“Means a lot, because a lot of people were doubting me. A lot of people were saying I wasn’t going to win, I didn’t look good. There was a lot of talk,” Bolt said. “It’s an even greater feeling to come out here and defend my title and show the world I’m still No. 1, I’m still the best.”

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Andy Murray wins gold medal in men’s tennis

Andy Murray proudly displays his gold medal and the flag of Britain. (Clive Brunskill / Getty Images / August 5, 2012)

LONDON — With an emotional crowd cheering him on, Britain’s Andy Murray won the gold medal in men’s tennis at the London Olympics on Sunday, easily defeating Roger Federer.

The chants of “Andy! Andy! Andy” rang out during the third set at the All England Club as Murray inched toward the gold-medal finish line.

For Murray, it was the biggest victory of his career, coming about a month after his most-devastating moment, a crushing loss to Federer in the Wimbledon final.

This time, the adulation was supportive, not suffocating. Murray defeated Federer in overwhelming fashion, beating the seven-time Wimbledon champion, 6-2, 6-1, 6-4, in a match just shy of two hours.

He never lost his serve. Or his nerve.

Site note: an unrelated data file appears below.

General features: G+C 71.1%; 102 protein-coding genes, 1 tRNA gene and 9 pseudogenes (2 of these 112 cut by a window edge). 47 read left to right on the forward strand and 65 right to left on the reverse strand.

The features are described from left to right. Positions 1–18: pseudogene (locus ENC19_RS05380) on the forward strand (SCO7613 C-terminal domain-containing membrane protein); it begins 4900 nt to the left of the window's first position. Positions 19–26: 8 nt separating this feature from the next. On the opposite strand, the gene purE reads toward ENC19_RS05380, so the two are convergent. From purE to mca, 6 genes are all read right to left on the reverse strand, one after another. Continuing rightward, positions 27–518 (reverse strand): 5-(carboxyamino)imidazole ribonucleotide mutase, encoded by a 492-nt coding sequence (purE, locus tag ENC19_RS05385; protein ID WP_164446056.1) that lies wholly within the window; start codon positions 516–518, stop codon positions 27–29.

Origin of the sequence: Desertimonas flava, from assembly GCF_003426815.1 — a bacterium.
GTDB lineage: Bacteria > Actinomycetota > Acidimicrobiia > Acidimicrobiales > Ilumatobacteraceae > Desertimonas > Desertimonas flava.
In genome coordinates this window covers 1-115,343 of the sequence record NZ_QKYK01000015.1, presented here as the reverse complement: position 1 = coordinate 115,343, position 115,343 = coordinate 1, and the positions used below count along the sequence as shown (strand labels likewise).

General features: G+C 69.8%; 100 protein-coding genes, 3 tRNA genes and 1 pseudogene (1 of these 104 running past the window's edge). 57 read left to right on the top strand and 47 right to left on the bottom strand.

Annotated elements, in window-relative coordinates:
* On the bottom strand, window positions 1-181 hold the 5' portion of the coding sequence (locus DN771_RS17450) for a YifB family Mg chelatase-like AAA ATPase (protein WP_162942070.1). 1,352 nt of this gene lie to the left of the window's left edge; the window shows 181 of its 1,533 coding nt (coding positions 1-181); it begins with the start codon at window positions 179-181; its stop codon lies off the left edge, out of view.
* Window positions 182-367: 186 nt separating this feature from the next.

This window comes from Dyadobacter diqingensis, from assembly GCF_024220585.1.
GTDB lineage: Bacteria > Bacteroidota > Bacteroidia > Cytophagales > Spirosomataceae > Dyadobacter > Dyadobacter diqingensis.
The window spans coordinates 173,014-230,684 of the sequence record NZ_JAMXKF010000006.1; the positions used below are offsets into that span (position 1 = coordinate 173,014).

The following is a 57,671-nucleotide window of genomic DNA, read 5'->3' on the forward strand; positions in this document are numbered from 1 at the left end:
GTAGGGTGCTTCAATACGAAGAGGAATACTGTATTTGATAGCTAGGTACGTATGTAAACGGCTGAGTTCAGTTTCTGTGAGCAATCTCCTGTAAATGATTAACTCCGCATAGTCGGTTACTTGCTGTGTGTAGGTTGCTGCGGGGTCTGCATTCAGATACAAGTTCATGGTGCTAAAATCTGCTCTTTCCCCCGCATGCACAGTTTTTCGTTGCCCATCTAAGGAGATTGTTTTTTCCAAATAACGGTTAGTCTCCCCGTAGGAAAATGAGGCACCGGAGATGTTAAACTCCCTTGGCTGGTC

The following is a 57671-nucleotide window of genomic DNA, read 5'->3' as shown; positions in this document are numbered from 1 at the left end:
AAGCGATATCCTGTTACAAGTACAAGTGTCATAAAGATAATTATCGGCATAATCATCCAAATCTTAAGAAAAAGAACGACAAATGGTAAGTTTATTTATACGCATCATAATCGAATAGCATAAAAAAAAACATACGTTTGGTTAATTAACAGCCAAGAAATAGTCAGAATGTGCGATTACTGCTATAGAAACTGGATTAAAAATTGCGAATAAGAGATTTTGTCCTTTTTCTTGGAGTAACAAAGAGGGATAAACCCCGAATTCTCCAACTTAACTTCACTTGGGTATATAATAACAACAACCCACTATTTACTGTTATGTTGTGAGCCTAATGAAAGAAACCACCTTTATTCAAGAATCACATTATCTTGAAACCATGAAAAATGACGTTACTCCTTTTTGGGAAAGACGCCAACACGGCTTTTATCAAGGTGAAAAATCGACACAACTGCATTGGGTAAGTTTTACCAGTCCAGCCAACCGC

The victory set off waves of emotion in a place starving for a tennis champion. Murray is the first British man to win singles gold at the Olympics since 1908.

Murray called the victory “unbelievable.”

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Fraser-Pryce retains women’s 100m title, Jeter second

Jamaica’s Shelly-Ann Fraser-Pryce holds her national flag as she celebrates winning the women’s 100m final at the London 2012 Olympic Games. Fraser-Pryce won a thrilling women’s 100m duel to retain her Olympic crown, holding off a lunging Carmelita Jeter to squeeze home by just 0.03sec. (AFP Photo/Ben Stansall)

Jamaica‘s Shelly-Ann Fraser-Pryce won a thrilling women’s 100m duel to retain her Olympic crown on Saturday, holding off a lunging Carmelita Jeter to squeeze home by just 0.03sec.

Fraser-Pryce, the fastest woman in the world this year, exploded out of the blocks and opened up a gap over the world champion, crossing the line in 10.75sec, ahead of the American who clocked 10.78sec.

Jamaica‘s Veronica Campbell-Brown took bronze in a time of 10.81 as the Caribbean nation once again asserted its superiority over its fierce rival the United States in the sprint events.

Speaking about what went through her mind just before the race, Fraser-Pryce said: “I went out there and I couldn’t think about it before. I knew it just had to feel right.”

Jeter, the fastest living woman over the distance, qualified quickest for the final as the United States tried desperately to end a 16-year drought in the event.

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A fitting finale for Michael Phelps

Michael Phelps waves goodbye after swimming the final race of his career (Getty Images)